Censoring the debate, or just the left-wing?

The Canadian public needs to demand that all viewpoints be respected

  • Jonathan Dyck

After decades of militarization, occupation of Palestinian territories and disrespect for international law, it’d be a noteworthy task for the Israeli government to be any more repressive of opposing intellectual opinions.  But they managed to show the global community that they could do so, and they did so this time by refusing to let Noam Chomsky into their nation to be a guest-lecturer at the West Bank Birzeit University.

Chomsky, a Jewish academic, is notorious in Israel for his critical views of Isreali policy and for being a supporter of the rights of Palestinians to self-determination and the repatriation rights of Palestinian refugees.

The Israeli government is increasingly notorious for its violations of international law through its occupation of Palestinian territories, and most recently, for announcing its new plans to build new settlements in East Jerusalem; the proposed location of a yet-to-be-determined Palestinian national capital. Now they’re trying to quench open intellectual debate in Palestinian universities.

Chomsky, who is often classified as a left-wing intellectual, is hardly the first of such individuals to be barred from entering Israel. The Association of Civil Rights in Israel reports a variety of similar cases.

For example, Danish student and Palestinian/Israeli peace activist Rikke Gram was detained for three days and then blacklisted and flown home. He had just completed a history degree at the University of Haifa in Israel and completed an internship at the Israel/Palestine Center for Research and Information.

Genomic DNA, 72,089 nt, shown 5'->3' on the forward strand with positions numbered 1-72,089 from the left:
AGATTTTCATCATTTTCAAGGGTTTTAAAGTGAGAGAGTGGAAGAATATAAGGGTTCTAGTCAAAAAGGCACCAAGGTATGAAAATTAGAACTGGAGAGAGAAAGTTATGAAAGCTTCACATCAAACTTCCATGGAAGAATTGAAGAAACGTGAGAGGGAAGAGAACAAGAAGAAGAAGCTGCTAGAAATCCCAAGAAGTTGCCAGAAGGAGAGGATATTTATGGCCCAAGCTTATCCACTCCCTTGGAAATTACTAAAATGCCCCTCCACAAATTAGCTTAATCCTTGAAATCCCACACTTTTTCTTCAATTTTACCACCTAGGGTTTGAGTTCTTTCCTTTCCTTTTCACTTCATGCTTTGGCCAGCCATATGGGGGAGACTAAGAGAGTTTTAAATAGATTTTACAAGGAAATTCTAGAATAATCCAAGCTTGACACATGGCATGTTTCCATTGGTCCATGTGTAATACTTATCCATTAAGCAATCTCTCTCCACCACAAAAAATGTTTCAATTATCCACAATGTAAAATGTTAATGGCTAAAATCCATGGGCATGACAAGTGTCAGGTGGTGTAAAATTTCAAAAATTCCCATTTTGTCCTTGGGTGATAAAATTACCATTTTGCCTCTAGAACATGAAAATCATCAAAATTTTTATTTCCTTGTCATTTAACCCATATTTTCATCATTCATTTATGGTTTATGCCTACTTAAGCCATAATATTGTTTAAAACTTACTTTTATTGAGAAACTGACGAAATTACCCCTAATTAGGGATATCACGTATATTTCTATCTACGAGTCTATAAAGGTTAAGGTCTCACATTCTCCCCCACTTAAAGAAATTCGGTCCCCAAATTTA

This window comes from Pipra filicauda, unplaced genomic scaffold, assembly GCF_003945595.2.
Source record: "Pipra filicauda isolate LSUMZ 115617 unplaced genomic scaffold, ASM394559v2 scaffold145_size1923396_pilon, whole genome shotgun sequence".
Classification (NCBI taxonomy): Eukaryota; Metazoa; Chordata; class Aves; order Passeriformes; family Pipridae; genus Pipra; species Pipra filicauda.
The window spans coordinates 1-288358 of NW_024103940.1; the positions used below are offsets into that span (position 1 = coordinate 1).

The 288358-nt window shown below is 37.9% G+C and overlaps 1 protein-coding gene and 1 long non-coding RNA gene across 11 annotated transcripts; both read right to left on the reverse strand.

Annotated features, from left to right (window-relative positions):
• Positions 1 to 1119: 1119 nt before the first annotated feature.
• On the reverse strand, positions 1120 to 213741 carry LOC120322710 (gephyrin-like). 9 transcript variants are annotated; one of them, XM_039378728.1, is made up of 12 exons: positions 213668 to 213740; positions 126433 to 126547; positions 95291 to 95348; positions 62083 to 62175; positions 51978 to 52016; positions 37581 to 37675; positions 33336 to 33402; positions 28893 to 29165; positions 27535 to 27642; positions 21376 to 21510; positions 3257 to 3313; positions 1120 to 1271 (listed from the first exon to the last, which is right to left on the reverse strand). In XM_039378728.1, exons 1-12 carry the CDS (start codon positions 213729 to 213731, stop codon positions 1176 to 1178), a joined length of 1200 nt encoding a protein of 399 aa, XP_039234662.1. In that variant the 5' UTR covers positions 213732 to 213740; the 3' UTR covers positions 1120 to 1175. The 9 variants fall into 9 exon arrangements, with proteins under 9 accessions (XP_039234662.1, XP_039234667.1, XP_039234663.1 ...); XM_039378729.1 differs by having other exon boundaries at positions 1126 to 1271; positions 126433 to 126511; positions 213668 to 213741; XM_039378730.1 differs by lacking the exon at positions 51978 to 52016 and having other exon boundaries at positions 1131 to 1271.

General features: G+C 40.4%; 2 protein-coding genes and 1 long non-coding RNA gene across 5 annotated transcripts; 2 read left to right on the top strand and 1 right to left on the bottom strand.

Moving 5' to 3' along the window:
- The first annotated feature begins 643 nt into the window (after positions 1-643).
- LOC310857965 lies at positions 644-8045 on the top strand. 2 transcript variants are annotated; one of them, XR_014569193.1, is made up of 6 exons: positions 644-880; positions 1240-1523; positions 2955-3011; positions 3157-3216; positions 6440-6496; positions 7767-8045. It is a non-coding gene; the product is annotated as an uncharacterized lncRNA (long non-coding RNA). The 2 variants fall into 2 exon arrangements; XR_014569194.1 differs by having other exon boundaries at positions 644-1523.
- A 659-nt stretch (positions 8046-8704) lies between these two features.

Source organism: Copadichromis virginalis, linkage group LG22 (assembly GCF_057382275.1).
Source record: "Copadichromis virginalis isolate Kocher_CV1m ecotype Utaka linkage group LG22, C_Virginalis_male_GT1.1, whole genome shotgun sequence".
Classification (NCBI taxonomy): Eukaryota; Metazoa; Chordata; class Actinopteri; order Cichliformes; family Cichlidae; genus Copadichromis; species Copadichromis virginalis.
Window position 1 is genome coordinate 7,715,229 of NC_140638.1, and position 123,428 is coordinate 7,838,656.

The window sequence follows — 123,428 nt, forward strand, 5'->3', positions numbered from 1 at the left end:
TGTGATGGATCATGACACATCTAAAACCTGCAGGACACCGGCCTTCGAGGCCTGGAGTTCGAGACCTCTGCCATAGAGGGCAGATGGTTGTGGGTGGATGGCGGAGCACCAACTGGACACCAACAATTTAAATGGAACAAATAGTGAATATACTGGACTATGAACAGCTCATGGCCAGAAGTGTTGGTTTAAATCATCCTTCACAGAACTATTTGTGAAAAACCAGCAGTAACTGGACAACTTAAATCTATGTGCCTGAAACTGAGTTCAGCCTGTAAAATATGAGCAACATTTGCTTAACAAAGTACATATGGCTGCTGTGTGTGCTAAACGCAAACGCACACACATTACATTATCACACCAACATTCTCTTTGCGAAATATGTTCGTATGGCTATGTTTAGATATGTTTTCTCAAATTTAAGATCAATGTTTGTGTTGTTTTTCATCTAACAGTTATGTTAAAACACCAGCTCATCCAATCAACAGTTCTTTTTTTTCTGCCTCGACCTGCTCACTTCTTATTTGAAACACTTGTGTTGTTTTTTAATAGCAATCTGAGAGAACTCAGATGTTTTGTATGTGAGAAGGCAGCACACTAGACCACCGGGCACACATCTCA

Israeli’s Interior Ministry is saying it’s all a misunderstanding, and that there are a million reasons why somebody could get turned away.  Yet the only regulation that appears on the Interior Ministry’s website regarding refusal of entry is if a visitor is entering Israel for employment or any other unlawful purpose.

Disrespect for left-wing viewpoints is something that Canadian and American political parties routinely participate in.

Since free speech is legal in Israel and Chomsky has been there many times before, it’s a blatant lie for Israel to say it was a misunderstanding. Chomsky spent hours in an interrogation room and was asked why he wasn’t also lecturing at an Israeli university like Tel Aviv. When he replied he frequently lectures there, he was told, “Israel does not like what you have to say.” 

Israel’s daily Ma’ariv reported that the Interior Ministry barred him for being a “leftist.”

In an aftermath interview, Chomsky remarked, “I find it hard to think of a similar case, in which entry to a person is denied because he is not lecturing in Tel Aviv. Perhaps only in Stalinist regimes.”

Yet for us in Canada, we can’t even point our fingers in condemnation. Our own government is heading down exactly the same path and the public has failed to demonstrate opposition. 

Disrespect for left-wing viewpoints is something that Canadian and American political parties routinely participate in. Most notably in Canada, last year Immigration Minister Jason Kenney banned British MP George Galloway from entering Canada based on his aid work in Palestine. As an activist for Palestinian self-determination and human rights, he was banned for having suspected ties to Hamas. He was trying to enter Canada to do a series of talks to talk about the conflict; exactly what Chomsky was trying to do in Israel.

Kenney even flew to Israel later in the year to explain Canada’s biased pro-Israel behaviour, claiming that Canada “defunded organizations, most recently like Kairos, who are taking a leadership role in campaigns to boycott Israel.” The Canadian International Development Agency (CIDA) cut funding to Kairos because they no longer fit the priorities of the Canadian government, despite Kairos being a non-partisan NGO that promotes human rights and sustainable development.

There’s a word in the English language for such biased accusations against people for their political digressions to the government’s interests: McCarthyism. The Canadian public needs to rise up and demand that it not be included in this disturbing trend.

Matt Austman is a University of Winnipeg student.

Published in Volume 64, Number 26 of The Uniter (May 27, 2010)

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